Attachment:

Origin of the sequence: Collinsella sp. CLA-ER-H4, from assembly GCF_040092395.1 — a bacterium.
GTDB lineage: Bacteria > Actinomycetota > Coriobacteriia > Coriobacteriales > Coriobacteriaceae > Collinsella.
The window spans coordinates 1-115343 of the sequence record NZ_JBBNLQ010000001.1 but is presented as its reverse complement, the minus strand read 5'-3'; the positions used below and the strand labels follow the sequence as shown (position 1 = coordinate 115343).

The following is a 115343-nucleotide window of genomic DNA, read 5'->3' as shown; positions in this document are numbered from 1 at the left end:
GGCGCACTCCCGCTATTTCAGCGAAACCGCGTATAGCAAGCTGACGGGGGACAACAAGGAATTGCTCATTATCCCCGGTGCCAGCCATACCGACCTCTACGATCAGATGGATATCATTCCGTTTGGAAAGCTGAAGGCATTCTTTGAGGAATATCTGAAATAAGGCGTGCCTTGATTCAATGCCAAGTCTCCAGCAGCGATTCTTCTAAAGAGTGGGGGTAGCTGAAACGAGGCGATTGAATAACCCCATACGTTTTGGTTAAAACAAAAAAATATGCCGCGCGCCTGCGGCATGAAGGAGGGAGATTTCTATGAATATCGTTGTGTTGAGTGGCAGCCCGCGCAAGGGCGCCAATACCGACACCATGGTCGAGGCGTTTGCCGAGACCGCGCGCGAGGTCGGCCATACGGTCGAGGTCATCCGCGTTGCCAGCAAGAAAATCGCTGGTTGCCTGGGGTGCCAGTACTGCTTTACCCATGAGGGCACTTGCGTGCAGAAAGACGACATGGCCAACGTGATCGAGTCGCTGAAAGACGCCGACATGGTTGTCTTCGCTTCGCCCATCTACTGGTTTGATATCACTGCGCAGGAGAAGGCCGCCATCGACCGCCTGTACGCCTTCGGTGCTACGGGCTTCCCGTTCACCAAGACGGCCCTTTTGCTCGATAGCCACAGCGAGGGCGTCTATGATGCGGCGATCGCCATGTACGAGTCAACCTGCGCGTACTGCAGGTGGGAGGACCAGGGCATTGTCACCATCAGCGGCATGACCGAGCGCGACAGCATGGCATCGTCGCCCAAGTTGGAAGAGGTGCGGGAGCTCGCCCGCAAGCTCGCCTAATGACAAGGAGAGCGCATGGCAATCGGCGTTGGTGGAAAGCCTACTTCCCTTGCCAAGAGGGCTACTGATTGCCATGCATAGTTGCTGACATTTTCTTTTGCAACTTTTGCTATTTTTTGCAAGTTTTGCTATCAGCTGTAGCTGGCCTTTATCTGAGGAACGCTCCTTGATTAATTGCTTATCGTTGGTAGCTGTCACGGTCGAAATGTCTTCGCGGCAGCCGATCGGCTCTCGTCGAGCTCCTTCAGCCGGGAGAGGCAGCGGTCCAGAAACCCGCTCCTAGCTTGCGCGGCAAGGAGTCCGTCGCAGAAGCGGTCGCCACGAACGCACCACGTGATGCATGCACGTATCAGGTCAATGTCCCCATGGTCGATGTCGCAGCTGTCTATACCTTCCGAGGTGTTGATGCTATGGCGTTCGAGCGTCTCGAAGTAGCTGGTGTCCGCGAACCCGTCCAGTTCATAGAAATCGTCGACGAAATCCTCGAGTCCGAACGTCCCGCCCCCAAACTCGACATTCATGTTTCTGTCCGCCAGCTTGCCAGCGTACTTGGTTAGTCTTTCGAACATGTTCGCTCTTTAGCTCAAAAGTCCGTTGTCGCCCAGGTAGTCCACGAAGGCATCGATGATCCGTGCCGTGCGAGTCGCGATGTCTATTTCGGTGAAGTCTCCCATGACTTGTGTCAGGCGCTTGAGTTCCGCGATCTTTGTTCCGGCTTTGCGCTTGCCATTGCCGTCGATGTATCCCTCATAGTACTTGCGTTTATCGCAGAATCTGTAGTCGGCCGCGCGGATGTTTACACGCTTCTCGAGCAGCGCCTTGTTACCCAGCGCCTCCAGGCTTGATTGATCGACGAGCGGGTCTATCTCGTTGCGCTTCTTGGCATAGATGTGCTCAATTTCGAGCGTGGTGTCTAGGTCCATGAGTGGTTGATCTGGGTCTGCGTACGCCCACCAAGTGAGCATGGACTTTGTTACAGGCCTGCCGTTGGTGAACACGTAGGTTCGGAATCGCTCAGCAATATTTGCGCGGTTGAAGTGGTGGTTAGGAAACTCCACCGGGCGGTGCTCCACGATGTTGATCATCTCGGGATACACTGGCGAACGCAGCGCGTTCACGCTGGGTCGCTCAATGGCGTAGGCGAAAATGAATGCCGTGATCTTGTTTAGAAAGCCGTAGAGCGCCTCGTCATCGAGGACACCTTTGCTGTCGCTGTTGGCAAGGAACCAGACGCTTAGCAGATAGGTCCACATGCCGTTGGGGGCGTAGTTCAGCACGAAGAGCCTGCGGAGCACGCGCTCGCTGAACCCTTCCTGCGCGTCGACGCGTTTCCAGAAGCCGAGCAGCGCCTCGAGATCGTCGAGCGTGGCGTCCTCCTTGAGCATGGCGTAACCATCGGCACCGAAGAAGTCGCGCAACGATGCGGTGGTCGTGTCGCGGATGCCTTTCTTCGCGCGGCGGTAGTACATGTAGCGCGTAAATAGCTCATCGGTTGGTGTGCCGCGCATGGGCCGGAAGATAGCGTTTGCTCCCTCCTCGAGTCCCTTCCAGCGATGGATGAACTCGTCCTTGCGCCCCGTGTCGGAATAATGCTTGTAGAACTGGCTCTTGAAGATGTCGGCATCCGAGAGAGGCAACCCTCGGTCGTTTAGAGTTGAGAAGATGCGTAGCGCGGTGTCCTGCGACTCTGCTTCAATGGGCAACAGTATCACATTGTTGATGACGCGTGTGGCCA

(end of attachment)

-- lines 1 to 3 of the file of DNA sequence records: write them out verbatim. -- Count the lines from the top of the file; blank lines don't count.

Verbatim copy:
Origin of the sequence: Collinsella sp. CLA-ER-H4, from assembly GCF_040092395.1 — a bacterium.
GTDB lineage: Bacteria > Actinomycetota > Coriobacteriia > Coriobacteriales > Coriobacteriaceae > Collinsella.
The window spans coordinates 1-115343 of the sequence record NZ_JBBNLQ010000001.1 but is presented as its reverse complement, the minus strand read 5'-3'; the positions used below and the strand labels follow the sequence as shown (position 1 = coordinate 115343).